# Finite Element Method - 2D Mesh Generator - Metfem2D

## Finite Element Method. Abstract.

The presented article contains a 2D mesh generation routine optimized with the Metropolis algorithm. The procedure enables to produce meshes with a prescribed size h of elements. These finite element meshes can serve as standard discrete patterns for the Finite Element Method (FEM). Appropriate meshes together with the FEM approach constitute an effective tool to deal with differential problems. Thus, having them both one can solve the 2D Poisson problem. It can be done for different domains being either of a regular (circle, square) or of a non – regular type. The proposed routine is even capable to deal with non – convex shapes.

## Finite Element Method. Introduction.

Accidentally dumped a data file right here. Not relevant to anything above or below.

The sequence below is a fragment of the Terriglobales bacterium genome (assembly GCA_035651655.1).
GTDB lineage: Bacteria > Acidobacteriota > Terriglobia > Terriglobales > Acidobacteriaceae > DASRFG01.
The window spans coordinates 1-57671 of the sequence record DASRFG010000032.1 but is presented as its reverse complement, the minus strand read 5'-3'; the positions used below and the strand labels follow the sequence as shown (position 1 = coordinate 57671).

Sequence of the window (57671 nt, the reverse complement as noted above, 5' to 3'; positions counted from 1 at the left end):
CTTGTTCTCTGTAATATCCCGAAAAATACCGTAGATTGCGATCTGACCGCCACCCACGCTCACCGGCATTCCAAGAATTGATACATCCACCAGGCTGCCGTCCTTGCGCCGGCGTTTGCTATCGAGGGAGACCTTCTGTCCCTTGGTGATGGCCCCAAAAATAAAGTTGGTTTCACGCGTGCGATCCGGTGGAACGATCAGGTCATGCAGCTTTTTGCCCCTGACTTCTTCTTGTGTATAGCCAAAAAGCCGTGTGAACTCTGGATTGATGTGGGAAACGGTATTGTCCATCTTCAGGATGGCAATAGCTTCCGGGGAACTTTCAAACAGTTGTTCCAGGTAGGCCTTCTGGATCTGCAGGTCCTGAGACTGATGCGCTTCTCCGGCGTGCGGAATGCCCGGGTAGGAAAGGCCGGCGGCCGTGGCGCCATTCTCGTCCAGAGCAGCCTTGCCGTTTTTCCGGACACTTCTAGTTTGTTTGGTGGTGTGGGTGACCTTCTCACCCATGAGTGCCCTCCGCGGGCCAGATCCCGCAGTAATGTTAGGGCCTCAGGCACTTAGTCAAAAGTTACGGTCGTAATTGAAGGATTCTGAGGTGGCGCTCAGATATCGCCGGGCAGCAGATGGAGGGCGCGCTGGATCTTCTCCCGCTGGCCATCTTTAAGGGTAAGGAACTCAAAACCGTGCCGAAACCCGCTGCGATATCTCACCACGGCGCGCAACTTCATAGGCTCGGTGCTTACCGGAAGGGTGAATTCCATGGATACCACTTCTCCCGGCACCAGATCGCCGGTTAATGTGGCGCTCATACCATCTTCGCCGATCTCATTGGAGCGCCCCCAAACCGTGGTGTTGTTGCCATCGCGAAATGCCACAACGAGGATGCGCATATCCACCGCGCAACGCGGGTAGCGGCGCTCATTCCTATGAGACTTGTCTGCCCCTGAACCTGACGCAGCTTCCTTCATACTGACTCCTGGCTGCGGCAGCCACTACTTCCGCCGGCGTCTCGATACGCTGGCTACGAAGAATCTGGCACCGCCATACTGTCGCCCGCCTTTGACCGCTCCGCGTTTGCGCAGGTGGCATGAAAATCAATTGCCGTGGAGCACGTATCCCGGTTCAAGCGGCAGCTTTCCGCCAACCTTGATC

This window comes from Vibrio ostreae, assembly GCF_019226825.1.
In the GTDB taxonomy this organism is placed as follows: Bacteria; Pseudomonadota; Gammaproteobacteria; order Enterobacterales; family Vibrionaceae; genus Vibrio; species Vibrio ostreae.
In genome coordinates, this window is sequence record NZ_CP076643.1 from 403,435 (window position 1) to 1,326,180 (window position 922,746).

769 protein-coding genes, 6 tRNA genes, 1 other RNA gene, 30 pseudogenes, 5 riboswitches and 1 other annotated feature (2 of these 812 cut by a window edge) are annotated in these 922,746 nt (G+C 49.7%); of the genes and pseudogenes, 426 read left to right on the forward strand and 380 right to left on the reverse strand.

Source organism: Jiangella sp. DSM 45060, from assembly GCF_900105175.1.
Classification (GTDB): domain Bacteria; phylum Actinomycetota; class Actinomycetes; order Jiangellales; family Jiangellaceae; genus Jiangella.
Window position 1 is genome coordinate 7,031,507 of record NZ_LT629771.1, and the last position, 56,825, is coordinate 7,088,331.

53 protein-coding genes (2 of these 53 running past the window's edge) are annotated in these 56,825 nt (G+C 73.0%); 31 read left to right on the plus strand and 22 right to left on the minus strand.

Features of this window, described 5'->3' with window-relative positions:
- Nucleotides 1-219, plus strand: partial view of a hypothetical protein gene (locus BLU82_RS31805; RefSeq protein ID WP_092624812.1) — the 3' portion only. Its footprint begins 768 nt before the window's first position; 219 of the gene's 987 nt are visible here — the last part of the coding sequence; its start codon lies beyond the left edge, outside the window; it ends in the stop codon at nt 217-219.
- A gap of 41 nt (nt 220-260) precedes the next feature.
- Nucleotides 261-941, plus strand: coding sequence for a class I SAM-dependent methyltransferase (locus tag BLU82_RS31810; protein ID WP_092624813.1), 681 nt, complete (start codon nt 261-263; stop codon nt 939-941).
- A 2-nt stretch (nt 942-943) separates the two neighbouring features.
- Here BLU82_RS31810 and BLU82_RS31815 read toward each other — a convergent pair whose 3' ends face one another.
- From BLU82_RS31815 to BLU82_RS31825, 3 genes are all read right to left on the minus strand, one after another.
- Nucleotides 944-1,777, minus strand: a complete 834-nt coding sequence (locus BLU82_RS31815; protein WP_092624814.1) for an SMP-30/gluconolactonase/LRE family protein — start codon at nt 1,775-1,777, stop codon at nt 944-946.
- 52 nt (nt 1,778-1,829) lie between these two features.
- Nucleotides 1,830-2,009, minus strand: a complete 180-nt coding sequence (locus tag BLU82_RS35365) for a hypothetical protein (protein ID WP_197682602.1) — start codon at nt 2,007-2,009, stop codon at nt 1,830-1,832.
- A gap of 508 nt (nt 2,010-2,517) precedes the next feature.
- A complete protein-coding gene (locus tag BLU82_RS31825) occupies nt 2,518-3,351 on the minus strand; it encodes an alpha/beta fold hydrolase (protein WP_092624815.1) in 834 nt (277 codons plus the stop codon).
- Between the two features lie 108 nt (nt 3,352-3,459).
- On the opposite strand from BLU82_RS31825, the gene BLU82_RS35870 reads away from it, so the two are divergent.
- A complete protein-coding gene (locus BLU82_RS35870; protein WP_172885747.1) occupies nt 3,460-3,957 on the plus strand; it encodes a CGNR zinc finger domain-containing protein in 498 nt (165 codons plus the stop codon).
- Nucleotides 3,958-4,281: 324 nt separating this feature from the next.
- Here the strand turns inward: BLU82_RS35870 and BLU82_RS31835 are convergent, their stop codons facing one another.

The variety of problems in physics or engineering is formulated by appropriate differential equations with some boundary conditions imposed on the desired unknown function or the set of functions. There exists a large literature which demonstrates numerical accuracy of the finite element method to deal with such issues[1]. Historical development and present – day concepts of finite element analysis are widely described in references [1]. In Sec. 2 of the paper and in its Appendixes AD, the mathematical concept of the Finite Element Method is presented. In presented article the well – known Laplace and Poisson equations will be examined by means of the finite element method applied to an appropriate mesh. The class of physical situations in which we meet these equations is really broad. Let us recall such problems like heat conduction, seepage through porous media, irrotational flow of ideal fluids, distribution of electrical or magnetic potential, torsion of prismatic shafts, lubrication of pad bearings and others [2]. Therefore, in physics and engineering arises a need of some computational methods that allow to solve accurately such a large variety of physical situations. The considered method completes the above-mentioned task. Particularly, it refers to a standard discrete pattern allowing to find an approximate solution to continuum problem. At the beginning, the continuum domain is discretized by dividing it into a finite number of elements which properties must be determined from an analysis of the physical problem (e. g. as a result of experiments). These studies on particular problem allow to construct so – called the stiffness matrix for each element that, for instance, in elasticity comprising material properties like stress-strain relationships [3]. Then the corresponding nodal loads[4] associated with elements must be found. The construction of accurate elements constitutes the subject of a mesh generation recipe proposed by the author within the presented article. In many realistic situations, mesh generation is a time – consuming and error – prone process because of various levels of geometrical complexity. Over the years, there were developed both semi – automatic and fully automatic mesh generators obtained, respectively, by using the mapping methods or, on the contrary, algorithms based on the Delaunay triangulation method [5], the advancing front method [6] and tree methods [7]. It is worth mentioning that the first attempt to create fully automatic mesh generator capable to produce valid finite element meshes over arbitrary domains has been made by Zienkiewicz and Phillips [8]. The advancing front method (AFM) starts from an initial node distribution formed on a basis of the domain boundary, and proceeds through a sequential creation of elements within the domain until its whole region is completely covered by them. The presented mesh algorithm takes advantage from the AFM method as it is demonstrated in Sec. 3. After a node generation along the domain boundary (Sec. 3.1), in next steps interior of the domain is discretized by adding internal nodes that are generated at the same time together with corresponding elements which is similar to Peraire et al. methodology [9], however, positions of these new nodes are chosen differently according to the manner described in Sec. 3.2. Further steps improve the quality of the mesh by applying the Delaunay criterion to triangular elements (Appendix E) and by a node shifting based on the Metropolis rule (Sec. 4).